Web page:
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Who Won The Men’s Marathon Gold Medal? It Was An Emotional Night For Eliud Kipchoge

One of the most emotional medal ceremonies of the Rio Olympics featured a much-deserved award. 31-year-old Kenyan marathon runner Eliud Kipchoge, who won the men’s marathon gold medal, was honored at the closing ceremonies of the 2016 Olympics. As the Kenyan national anthem echoed through Maracanã stadium, Kipchoge remained stoic. Completely still, he watched his flag wave. To his left stood silver medal finisher Feyisa Lilesa of Ethiopia. To his right was American Galen Rupp. Kipchoge won the race with a time of 2 hours 8 minutes 44 seconds.

The Olympic men's marathon is the only event that awards its medals at the closing ceremony. This tradition of doling out medals at the end of the games used to be customary for all sports, but now it's reserved for this event alone. The winner of the women's marathon (who had a traditional, post-race awards ceremony) was a Kenyan as well. Kipchoge said that this sweep will make their country "very happy," as "this is history, the first time the women and the men [both] win." His fellow winner, Jemima Sumgong, was the first Kenyan woman even to win a first place medal, finishing the 26.2 mile race in 2 hours, 24 minutes, 4 seconds.

Seeing as he beat the silver medalist by over a minute, he has definitely done his country proud. In his previous Olympic games, Kipchoge had won a bronze and a silver medal, making this gold all that much sweeter. His bronze medal came in 2004 and his silver was in 2008, both in the 5,000 meter races and not in the marathon. In 2012, Kipochoge was excluded from Kenya's team altogether. This was a blessing in disguise as it encouraged him to train for the marathon. As for this most recent race, "It wasn’t really easy," he admitted, according to The Guardian, "but I felt comfortable. The five or so kilometers I was alone, after my breakaway at 36km, was when my mind relaxed."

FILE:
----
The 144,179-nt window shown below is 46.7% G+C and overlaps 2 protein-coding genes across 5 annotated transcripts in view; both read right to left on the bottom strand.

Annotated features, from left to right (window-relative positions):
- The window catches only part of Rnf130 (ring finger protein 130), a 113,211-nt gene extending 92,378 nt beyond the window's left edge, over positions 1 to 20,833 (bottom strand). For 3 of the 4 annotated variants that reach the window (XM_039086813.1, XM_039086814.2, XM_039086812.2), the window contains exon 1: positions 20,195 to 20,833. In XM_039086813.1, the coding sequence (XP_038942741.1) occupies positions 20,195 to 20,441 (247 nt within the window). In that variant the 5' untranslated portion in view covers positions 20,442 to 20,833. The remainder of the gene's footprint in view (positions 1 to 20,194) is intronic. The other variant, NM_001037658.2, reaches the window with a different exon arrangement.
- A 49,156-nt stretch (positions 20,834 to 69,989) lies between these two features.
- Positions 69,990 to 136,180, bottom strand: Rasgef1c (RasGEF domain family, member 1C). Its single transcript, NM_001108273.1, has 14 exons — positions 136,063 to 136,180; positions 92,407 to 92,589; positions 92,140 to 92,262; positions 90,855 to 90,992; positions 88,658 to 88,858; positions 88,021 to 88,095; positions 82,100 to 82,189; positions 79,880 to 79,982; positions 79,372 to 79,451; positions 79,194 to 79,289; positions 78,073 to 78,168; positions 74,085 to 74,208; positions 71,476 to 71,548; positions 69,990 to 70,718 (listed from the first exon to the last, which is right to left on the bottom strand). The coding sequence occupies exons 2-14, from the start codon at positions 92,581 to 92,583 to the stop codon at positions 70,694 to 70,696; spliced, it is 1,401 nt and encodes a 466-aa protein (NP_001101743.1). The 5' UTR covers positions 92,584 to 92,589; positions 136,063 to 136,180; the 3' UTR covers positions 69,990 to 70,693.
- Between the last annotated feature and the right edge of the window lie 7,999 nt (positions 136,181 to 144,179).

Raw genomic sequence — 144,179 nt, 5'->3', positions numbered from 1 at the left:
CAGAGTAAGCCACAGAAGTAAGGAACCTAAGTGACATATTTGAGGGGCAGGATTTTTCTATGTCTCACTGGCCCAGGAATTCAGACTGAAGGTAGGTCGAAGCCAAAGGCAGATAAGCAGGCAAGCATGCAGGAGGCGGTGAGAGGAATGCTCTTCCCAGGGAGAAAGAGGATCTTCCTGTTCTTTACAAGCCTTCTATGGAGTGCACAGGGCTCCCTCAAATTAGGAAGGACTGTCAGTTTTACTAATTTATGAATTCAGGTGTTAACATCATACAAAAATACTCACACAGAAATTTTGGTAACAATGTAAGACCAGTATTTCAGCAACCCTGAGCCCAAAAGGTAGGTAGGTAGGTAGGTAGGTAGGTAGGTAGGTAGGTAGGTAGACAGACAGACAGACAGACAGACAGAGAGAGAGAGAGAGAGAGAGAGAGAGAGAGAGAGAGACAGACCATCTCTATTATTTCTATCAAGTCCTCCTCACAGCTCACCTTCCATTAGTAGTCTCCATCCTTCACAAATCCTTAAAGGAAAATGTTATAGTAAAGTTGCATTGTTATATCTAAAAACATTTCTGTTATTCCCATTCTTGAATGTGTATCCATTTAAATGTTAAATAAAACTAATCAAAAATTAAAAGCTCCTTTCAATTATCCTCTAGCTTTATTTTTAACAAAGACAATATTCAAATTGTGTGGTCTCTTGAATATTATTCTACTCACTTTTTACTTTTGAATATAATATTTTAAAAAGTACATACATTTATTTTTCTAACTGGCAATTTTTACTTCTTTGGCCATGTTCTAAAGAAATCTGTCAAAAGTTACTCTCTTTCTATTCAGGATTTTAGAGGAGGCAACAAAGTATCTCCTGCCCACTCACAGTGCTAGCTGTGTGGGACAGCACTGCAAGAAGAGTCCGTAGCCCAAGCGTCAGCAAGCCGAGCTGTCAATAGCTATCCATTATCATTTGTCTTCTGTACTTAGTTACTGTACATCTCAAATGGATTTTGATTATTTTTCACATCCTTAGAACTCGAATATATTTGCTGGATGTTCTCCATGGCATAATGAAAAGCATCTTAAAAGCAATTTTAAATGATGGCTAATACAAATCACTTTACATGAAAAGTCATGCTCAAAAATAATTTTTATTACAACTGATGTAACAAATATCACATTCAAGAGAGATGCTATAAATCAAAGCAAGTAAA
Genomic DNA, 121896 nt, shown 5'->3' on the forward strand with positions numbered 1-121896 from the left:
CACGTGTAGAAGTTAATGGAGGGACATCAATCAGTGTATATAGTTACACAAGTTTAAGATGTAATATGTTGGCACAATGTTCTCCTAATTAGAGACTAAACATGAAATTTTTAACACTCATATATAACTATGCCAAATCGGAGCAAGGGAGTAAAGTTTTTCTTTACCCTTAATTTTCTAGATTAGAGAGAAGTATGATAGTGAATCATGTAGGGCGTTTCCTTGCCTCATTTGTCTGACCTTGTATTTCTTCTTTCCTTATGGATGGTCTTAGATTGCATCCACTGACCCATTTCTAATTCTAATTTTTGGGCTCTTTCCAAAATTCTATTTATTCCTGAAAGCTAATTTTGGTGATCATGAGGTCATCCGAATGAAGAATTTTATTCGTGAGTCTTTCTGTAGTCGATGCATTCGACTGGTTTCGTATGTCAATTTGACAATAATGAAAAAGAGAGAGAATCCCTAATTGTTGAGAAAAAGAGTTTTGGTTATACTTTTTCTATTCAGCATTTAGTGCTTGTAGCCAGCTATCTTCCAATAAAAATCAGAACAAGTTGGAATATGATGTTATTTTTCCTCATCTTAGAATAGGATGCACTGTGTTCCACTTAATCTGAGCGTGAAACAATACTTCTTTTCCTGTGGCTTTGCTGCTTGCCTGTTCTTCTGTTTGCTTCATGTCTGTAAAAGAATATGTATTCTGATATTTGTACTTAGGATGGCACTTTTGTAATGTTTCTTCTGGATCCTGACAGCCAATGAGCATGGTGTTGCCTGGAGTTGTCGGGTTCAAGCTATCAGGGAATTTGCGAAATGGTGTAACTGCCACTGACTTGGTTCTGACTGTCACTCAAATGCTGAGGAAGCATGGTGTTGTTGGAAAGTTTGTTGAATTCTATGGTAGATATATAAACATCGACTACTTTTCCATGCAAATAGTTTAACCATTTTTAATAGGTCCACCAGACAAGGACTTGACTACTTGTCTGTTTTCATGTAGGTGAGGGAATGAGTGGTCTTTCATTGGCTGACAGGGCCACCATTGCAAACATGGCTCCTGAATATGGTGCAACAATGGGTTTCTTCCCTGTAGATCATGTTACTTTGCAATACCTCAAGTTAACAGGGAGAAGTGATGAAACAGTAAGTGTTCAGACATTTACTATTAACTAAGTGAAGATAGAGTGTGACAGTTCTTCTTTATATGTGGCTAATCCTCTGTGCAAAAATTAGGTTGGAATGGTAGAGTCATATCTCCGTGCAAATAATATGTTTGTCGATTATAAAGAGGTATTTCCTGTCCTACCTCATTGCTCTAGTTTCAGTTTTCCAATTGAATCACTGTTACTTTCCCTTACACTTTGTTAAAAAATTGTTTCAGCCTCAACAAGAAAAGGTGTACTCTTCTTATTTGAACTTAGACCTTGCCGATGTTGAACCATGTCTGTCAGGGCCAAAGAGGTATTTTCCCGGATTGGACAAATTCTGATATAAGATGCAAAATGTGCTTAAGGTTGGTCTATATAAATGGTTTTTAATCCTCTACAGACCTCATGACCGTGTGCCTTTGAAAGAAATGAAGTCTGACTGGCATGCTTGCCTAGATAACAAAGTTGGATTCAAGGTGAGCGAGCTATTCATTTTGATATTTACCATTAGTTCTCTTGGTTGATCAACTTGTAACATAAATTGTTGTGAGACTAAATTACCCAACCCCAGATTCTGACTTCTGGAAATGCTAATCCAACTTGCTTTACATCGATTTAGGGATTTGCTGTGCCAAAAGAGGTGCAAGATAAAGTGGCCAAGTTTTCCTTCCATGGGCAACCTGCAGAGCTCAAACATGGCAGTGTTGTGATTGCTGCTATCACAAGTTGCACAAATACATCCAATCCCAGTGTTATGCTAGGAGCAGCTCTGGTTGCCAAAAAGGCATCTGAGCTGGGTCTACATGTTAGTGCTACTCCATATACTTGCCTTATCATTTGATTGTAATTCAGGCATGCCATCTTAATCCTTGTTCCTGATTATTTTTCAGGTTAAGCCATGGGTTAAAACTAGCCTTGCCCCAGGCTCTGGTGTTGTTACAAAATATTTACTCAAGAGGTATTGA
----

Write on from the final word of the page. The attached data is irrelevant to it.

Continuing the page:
Kipochoge was definitely favored to win. Just four months ago, he nearly broke the world record for the marathon, coming in at an impossibly fast 2:03.05—just eight seconds faster and he would have made absolute history. He hasn't ruled out the possibility of being the fastest ever. In fact, it's his ultimate goal: "I am a man that believes in planning and preparation,” Kipochoge said. "I’m going back to Kenya and will sit down with my coach and plan for the future."

All eyes will be on Kipochoge in Tokyo; 2020 might yield the fastest marathon time that we've seen yet.